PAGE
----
In March, Costa Rican media reported that 5Dimes’ local manager was caught up in an investigation of money transfers between Banco de Costa Rica accounts and companies in Malta and Dubai. The same month saw US Homeland Security accuse 5Dimes of instructing American sports bettors to use Amazon gift cards to fund their online accounts.
On Tuesday, local media outlet La Nacion quoted Alvaro Montoya, deputy prosecutor in Costa Rica’s Office of Money Laundering, saying his department wasn’t investigating 5Dimes or other Costa Rica-based sportsbooks for alleged money laundering because, last time he checked, sports betting wasn’t illegal in Costa Rica.
Montoya said it was fine for certain jurisdictions to investigate allegations of money laundering related to illegal sports betting, but gambling “is not a crime in Costa Rica” and thus it “would not be a source” of justification to investigate money laundering allegations.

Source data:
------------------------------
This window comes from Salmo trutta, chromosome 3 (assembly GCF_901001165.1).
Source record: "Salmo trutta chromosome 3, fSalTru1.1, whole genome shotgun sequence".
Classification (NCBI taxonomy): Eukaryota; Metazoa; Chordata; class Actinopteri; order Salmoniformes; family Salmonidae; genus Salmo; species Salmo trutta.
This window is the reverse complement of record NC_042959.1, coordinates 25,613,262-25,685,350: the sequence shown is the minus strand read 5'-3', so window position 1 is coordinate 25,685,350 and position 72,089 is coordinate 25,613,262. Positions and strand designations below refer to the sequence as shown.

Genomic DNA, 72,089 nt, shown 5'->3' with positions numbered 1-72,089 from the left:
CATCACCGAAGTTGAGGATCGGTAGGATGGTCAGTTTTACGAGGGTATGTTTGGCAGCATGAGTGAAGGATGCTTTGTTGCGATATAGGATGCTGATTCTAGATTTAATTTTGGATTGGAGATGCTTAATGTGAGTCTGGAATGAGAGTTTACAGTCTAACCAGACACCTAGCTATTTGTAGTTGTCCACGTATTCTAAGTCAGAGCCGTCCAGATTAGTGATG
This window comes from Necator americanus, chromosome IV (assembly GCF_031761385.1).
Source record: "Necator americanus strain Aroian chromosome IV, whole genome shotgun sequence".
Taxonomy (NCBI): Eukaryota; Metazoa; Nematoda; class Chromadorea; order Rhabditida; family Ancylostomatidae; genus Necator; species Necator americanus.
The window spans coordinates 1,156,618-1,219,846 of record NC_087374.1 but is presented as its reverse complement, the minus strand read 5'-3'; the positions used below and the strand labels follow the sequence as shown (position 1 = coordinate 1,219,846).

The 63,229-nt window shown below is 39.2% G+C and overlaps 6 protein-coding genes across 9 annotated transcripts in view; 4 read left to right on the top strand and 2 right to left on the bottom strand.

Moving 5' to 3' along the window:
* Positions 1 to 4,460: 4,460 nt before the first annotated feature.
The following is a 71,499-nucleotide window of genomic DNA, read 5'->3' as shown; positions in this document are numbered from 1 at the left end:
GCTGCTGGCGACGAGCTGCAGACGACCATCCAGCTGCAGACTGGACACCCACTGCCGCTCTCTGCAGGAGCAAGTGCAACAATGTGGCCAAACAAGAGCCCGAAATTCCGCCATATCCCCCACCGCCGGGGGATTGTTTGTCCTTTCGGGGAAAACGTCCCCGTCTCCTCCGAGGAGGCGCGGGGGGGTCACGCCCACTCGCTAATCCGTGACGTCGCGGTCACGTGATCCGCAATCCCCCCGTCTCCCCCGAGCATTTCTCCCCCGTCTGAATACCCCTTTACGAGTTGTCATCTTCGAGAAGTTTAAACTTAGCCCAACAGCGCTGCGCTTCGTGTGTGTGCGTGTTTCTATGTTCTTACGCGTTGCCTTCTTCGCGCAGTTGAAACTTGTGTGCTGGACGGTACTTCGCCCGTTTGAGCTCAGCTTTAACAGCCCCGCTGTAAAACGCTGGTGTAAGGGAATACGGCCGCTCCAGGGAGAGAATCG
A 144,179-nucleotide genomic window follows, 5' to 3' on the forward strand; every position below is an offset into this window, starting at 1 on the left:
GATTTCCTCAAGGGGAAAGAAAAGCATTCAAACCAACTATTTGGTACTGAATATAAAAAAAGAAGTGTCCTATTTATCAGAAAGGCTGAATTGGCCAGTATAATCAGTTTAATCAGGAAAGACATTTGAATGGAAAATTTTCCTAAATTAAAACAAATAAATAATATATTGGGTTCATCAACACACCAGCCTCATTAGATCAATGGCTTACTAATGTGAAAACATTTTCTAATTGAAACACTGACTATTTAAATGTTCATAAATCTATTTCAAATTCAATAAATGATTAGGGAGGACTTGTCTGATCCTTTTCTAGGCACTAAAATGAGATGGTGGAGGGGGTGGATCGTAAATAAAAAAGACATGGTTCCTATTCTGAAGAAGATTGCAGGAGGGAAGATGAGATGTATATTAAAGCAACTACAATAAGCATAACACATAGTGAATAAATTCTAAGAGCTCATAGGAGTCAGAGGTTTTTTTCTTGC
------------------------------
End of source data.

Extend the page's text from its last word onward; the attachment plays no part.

Montoya underscored this point by noting that Costa Rica-based sportsbooks had, since 2012, been required to pay a special tax based on the size of their local payroll. Montoya observed that the country was “hardly going to tax someone who commits a crime.”
Montoya said he was willing to investigate local betting operators if he received “concrete information” that betting activity was being funded with money derived from the proceeds of crime, but he wasn’t prepared to act when the evidence was “in the abstract.”
Acknowledging the US investigation into 5Dimes’ dealings with US bettors, Montoya argued that his response “would be different” if the US authorities claimed to be investigating 5Dimes for “laundering money from drug trafficking.” But until evidence supporting such an allegation is presented, Montoya’s office is taking a hands-off approach.